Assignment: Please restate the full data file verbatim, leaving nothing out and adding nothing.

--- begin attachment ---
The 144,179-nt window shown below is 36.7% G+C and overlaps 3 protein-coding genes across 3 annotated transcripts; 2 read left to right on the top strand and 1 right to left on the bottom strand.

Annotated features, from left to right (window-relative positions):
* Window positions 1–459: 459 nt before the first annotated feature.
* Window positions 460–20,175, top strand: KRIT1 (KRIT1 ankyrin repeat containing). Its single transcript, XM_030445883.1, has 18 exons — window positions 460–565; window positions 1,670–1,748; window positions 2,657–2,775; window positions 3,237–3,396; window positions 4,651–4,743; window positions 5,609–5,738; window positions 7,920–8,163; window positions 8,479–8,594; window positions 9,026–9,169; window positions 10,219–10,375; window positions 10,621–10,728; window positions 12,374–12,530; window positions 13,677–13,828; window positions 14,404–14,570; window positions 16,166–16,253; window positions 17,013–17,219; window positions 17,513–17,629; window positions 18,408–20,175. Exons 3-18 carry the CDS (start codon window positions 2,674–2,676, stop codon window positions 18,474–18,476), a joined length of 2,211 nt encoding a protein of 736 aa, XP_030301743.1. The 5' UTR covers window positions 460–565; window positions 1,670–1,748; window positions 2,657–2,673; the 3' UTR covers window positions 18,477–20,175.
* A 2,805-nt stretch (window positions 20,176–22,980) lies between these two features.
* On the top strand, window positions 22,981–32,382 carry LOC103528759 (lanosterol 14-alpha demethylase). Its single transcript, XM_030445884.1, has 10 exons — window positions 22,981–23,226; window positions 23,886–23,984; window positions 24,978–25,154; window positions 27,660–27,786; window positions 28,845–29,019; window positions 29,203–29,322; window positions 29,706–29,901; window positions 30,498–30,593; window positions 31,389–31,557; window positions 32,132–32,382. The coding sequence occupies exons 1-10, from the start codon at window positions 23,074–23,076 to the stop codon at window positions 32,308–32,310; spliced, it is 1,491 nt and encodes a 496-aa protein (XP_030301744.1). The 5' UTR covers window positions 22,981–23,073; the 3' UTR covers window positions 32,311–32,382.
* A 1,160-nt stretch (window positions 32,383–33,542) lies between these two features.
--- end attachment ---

The 144,179-nt window shown below is 36.7% G+C and overlaps 3 protein-coding genes across 3 annotated transcripts; 2 read left to right on the top strand and 1 right to left on the bottom strand.

Annotated features, from left to right (window-relative positions):
* Window positions 1–459: 459 nt before the first annotated feature.
* Window positions 460–20,175, top strand: KRIT1 (KRIT1 ankyrin repeat containing). Its single transcript, XM_030445883.1, has 18 exons — window positions 460–565; window positions 1,670–1,748; window positions 2,657–2,775; window positions 3,237–3,396; window positions 4,651–4,743; window positions 5,609–5,738; window positions 7,920–8,163; window positions 8,479–8,594; window positions 9,026–9,169; window positions 10,219–10,375; window positions 10,621–10,728; window positions 12,374–12,530; window positions 13,677–13,828; window positions 14,404–14,570; window positions 16,166–16,253; window positions 17,013–17,219; window positions 17,513–17,629; window positions 18,408–20,175. Exons 3-18 carry the CDS (start codon window positions 2,674–2,676, stop codon window positions 18,474–18,476), a joined length of 2,211 nt encoding a protein of 736 aa, XP_030301743.1. The 5' UTR covers window positions 460–565; window positions 1,670–1,748; window positions 2,657–2,673; the 3' UTR covers window positions 18,477–20,175.
* A 2,805-nt stretch (window positions 20,176–22,980) lies between these two features.
* On the top strand, window positions 22,981–32,382 carry LOC103528759 (lanosterol 14-alpha demethylase). Its single transcript, XM_030445884.1, has 10 exons — window positions 22,981–23,226; window positions 23,886–23,984; window positions 24,978–25,154; window positions 27,660–27,786; window positions 28,845–29,019; window positions 29,203–29,322; window positions 29,706–29,901; window positions 30,498–30,593; window positions 31,389–31,557; window positions 32,132–32,382. The coding sequence occupies exons 1-10, from the start codon at window positions 23,074–23,076 to the stop codon at window positions 32,308–32,310; spliced, it is 1,491 nt and encodes a 496-aa protein (XP_030301744.1). The 5' UTR covers window positions 22,981–23,073; the 3' UTR covers window positions 32,311–32,382.
* A 1,160-nt stretch (window positions 32,383–33,542) lies between these two features.